I think, just like Mother Tereza was canonized posthumously, Abba Abraha should be canonized—he belongs in the same league with St. Augustine of Hippo, (By the way, I think Hebo of Akele Guzai in Eritrea is named after Hippo, the city located in North Algeria, where St. Augustine is from.)
I am wondering if it’s allowed to petition the Vatican! If it is, then we should start a petition drive to plead to the Vatican to canonize Abba Abraha Francoise.
I can’t say much about the similarities of the Mother Teresa and Abba Abraha, but the two strike me as two were created from the same material.
Of course, this is my way of registering my solidarity with the catholic priests who have led the way to justice and respect of Eritreans. The statements they have always been issuing are contemplative and courageous. And at this time, their charitable work is targeted by the anti-education and anti-enlightenment PFDJ.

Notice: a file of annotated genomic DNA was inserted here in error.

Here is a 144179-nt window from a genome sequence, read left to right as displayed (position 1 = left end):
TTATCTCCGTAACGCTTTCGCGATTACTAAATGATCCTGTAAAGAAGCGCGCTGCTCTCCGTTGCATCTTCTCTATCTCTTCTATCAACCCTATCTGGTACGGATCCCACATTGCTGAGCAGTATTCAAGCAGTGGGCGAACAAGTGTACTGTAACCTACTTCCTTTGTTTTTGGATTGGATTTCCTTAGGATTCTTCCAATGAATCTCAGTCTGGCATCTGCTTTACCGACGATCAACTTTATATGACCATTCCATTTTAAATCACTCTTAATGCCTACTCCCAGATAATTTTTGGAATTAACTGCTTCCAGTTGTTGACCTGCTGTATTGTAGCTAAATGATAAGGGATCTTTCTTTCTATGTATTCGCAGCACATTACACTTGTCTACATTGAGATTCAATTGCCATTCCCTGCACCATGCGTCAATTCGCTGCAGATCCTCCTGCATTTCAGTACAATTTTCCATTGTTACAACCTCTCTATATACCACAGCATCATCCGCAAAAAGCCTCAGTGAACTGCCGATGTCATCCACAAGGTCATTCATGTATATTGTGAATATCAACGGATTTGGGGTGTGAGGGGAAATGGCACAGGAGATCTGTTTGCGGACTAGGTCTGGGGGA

It’s a fact that the Catholic education and the school system is among the best all over the world. Besides, their charity work is not concerned about sects and denomination, they uplift the needy regardless of their religious affiliation, on humanitarian basis. The other denominations are narrowly focused, and they benefit only their members. Not the Catholics. And I do not have to prove any of that to Eritreans: Santa Familia, the other schools everywhere, the Lalemba Orphanage (founded by Deacon Hugh Downey, a catholic who was stationed in the Kagnew station, in Asmara and has dedicated his life to charity works), and the Camboni school system that many Eritreans went through, is strong testimony.
If you want to start learning about liberation theology, follow the link below. Start from that basic one and be curious, find out more…..
Read about liberation-theology here.